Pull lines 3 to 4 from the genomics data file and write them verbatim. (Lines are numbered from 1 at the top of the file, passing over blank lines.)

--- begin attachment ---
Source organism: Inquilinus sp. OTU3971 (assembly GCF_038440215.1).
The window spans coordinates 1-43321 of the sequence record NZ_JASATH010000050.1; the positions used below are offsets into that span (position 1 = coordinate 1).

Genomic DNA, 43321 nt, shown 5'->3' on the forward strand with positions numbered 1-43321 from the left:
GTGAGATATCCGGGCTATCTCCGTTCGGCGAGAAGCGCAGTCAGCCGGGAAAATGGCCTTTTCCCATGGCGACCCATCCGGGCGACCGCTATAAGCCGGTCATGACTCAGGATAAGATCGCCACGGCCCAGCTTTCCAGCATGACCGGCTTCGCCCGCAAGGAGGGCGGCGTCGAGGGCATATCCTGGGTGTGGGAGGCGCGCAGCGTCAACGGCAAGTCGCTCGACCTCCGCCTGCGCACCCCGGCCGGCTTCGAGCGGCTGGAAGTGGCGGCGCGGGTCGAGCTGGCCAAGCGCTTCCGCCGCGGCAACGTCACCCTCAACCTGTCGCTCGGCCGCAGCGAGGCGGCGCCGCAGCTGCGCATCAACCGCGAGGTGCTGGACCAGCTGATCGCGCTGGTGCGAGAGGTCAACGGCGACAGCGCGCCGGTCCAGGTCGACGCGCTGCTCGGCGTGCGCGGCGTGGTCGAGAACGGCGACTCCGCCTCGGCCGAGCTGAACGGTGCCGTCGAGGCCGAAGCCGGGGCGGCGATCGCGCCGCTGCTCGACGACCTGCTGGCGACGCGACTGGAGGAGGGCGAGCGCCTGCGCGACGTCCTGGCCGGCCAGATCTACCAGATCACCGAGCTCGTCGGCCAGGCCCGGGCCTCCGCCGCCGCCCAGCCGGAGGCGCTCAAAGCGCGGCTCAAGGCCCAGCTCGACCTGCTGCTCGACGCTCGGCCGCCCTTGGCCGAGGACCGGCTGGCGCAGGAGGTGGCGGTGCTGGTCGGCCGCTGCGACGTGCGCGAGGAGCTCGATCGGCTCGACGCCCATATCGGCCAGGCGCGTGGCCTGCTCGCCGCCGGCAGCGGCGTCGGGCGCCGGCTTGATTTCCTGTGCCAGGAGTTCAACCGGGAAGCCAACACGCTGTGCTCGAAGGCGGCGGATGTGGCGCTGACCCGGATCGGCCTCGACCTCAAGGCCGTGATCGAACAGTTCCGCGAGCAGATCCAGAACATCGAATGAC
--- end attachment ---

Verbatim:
Genomic DNA, 43321 nt, shown 5'->3' on the forward strand with positions numbered 1-43321 from the left:
GTGAGATATCCGGGCTATCTCCGTTCGGCGAGAAGCGCAGTCAGCCGGGAAAATGGCCTTTTCCCATGGCGACCCATCCGGGCGACCGCTATAAGCCGGTCATGACTCAGGATAAGATCGCCACGGCCCAGCTTTCCAGCATGACCGGCTTCGCCCGCAAGGAGGGCGGCGTCGAGGGCATATCCTGGGTGTGGGAGGCGCGCAGCGTCAACGGCAAGTCGCTCGACCTCCGCCTGCGCACCCCGGCCGGCTTCGAGCGGCTGGAAGTGGCGGCGCGGGTCGAGCTGGCCAAGCGCTTCCGCCGCGGCAACGTCACCCTCAACCTGTCGCTCGGCCGCAGCGAGGCGGCGCCGCAGCTGCGCATCAACCGCGAGGTGCTGGACCAGCTGATCGCGCTGGTGCGAGAGGTCAACGGCGACAGCGCGCCGGTCCAGGTCGACGCGCTGCTCGGCGTGCGCGGCGTGGTCGAGAACGGCGACTCCGCCTCGGCCGAGCTGAACGGTGCCGTCGAGGCCGAAGCCGGGGCGGCGATCGCGCCGCTGCTCGACGACCTGCTGGCGACGCGACTGGAGGAGGGCGAGCGCCTGCGCGACGTCCTGGCCGGCCAGATCTACCAGATCACCGAGCTCGTCGGCCAGGCCCGGGCCTCCGCCGCCGCCCAGCCGGAGGCGCTCAAAGCGCGGCTCAAGGCCCAGCTCGACCTGCTGCTCGACGCTCGGCCGCCCTTGGCCGAGGACCGGCTGGCGCAGGAGGTGGCGGTGCTGGTCGGCCGCTGCGACGTGCGCGAGGAGCTCGATCGGCTCGACGCCCATATCGGCCAGGCGCGTGGCCTGCTCGCCGCCGGCAGCGGCGTCGGGCGCCGGCTTGATTTCCTGTGCCAGGAGTTCAACCGGGAAGCCAACACGCTGTGCTCGAAGGCGGCGGATGTGGCGCTGACCCGGATCGGCCTCGACCTCAAGGCCGTGATCGAACAGTTCCGCGAGCAGATCCAGAACATCGAATGAC